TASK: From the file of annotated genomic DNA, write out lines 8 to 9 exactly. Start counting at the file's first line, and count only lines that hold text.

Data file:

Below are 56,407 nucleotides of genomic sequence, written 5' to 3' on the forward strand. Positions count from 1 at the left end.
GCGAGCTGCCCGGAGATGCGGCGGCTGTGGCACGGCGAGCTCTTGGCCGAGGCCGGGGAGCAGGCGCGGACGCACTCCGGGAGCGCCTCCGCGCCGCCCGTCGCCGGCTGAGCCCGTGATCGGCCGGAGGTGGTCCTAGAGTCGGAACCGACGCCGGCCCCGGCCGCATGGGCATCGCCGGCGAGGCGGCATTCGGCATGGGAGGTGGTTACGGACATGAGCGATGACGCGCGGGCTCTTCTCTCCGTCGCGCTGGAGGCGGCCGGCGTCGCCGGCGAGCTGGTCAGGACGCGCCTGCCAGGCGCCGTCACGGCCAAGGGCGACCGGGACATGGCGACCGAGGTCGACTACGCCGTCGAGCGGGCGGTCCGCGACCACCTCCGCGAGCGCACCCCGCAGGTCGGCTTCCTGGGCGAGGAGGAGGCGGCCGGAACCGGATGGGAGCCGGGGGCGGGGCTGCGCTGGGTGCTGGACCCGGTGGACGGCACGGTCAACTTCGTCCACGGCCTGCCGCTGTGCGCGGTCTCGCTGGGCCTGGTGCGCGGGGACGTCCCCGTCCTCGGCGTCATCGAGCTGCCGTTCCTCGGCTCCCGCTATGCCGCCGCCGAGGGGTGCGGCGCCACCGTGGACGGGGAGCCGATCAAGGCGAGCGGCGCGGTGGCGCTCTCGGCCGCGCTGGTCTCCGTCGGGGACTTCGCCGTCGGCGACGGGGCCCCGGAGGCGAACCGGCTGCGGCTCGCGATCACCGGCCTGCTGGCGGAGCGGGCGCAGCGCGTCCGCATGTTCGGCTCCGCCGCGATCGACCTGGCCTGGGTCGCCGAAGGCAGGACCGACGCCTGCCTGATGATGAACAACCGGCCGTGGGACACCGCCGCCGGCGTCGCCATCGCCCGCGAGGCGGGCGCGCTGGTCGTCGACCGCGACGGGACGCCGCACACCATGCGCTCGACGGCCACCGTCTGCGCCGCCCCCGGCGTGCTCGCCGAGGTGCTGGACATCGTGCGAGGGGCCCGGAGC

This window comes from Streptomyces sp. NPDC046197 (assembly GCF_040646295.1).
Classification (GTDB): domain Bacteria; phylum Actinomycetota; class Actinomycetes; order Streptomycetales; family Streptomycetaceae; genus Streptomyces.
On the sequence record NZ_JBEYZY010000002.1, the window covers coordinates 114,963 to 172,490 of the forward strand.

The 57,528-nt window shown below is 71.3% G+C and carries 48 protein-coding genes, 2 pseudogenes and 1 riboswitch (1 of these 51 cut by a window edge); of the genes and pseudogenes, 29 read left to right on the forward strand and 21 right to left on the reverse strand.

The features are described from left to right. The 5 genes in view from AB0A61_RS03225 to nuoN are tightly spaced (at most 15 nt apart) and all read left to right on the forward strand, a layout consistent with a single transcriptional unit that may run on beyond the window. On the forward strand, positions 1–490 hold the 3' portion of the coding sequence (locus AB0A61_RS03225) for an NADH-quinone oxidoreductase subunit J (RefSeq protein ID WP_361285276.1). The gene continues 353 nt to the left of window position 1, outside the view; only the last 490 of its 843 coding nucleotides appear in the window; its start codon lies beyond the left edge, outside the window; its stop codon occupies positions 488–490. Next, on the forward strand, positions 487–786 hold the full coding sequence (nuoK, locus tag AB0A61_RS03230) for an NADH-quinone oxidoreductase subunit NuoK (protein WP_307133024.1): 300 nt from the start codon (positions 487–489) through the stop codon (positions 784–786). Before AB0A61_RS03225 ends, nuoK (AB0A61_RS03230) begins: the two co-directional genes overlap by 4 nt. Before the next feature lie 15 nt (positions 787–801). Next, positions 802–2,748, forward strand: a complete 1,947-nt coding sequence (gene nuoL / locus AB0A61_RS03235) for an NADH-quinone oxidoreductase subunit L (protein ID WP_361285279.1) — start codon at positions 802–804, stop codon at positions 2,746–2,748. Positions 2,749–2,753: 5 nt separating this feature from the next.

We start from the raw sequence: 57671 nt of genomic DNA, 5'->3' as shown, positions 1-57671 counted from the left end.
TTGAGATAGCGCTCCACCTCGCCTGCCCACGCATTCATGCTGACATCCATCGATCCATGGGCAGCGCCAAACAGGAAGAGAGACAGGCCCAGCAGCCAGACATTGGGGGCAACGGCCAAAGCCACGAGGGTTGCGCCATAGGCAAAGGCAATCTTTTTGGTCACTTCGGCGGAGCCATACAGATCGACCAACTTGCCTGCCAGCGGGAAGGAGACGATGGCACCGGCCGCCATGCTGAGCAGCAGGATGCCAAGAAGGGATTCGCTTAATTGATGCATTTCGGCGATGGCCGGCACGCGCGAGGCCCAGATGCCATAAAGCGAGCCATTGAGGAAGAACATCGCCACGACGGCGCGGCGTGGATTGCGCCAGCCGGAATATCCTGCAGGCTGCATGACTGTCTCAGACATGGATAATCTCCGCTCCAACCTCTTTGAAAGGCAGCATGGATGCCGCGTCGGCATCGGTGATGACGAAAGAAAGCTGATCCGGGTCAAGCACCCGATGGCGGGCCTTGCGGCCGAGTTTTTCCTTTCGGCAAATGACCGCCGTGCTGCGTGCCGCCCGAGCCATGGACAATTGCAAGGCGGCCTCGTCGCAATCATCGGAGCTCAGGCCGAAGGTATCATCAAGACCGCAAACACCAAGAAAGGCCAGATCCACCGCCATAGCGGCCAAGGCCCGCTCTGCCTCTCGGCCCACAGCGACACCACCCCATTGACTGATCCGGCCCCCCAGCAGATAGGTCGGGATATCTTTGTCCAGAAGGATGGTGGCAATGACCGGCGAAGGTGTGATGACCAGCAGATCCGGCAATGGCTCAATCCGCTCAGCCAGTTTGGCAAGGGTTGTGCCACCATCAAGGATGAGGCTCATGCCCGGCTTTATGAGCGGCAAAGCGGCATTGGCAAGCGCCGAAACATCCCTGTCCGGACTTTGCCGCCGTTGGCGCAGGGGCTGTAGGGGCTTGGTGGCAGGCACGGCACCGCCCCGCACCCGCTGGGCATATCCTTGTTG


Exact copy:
We start from the raw sequence: 57671 nt of genomic DNA, 5'->3' as shown, positions 1-57671 counted from the left end.
TTGAGATAGCGCTCCACCTCGCCTGCCCACGCATTCATGCTGACATCCATCGATCCATGGGCAGCGCCAAACAGGAAGAGAGACAGGCCCAGCAGCCAGACATTGGGGGCAACGGCCAAAGCCACGAGGGTTGCGCCATAGGCAAAGGCAATCTTTTTGGTCACTTCGGCGGAGCCATACAGATCGACCAACTTGCCTGCCAGCGGGAAGGAGACGATGGCACCGGCCGCCATGCTGAGCAGCAGGATGCCAAGAAGGGATTCGCTTAATTGATGCATTTCGGCGATGGCCGGCACGCGCGAGGCCCAGATGCCATAAAGCGAGCCATTGAGGAAGAACATCGCCACGACGGCGCGGCGTGGATTGCGCCAGCCGGAATATCCTGCAGGCTGCATGACTGTCTCAGACATGGATAATCTCCGCTCCAACCTCTTTGAAAGGCAGCATGGATGCCGCGTCGGCATCGGTGATGACGAAAGAAAGCTGATCCGGGTCAAGCACCCGATGGCGGGCCTTGCGGCCGAGTTTTTCCTTTCGGCAAATGACCGCCGTGCTGCGTGCCGCCCGAGCCATGGACAATTGCAAGGCGGCCTCGTCGCAATCATCGGAGCTCAGGCCGAAGGTATCATCAAGACCGCAAACACCAAGAAAGGCCAGATCCACCGCCATAGCGGCCAAGGCCCGCTCTGCCTCTCGGCCCACAGCGACACCACCCCATTGACTGATCCGGCCCCCCAGCAGATAGGTCGGGATATCTTTGTCCAGAAGGATGGTGGCAATGACCGGCGAAGGTGTGATGACCAGCAGATCCGGCAATGGCTCAATCCGCTCAGCCAGTTTGGCAAGGGTTGTGCCACCATCAAGGATGAGGCTCATGCCCGGCTTTATGAGCGGCAAAGCGGCATTGGCAAGCGCCGAAACATCCCTGTCCGGACTTTGCCGCCGTTGGCGCAGGGGCTGTAGGGGCTTGGTGGCAGGCACGGCACCGCCCCGCACCCGCTGGGCATATCCTTGTTG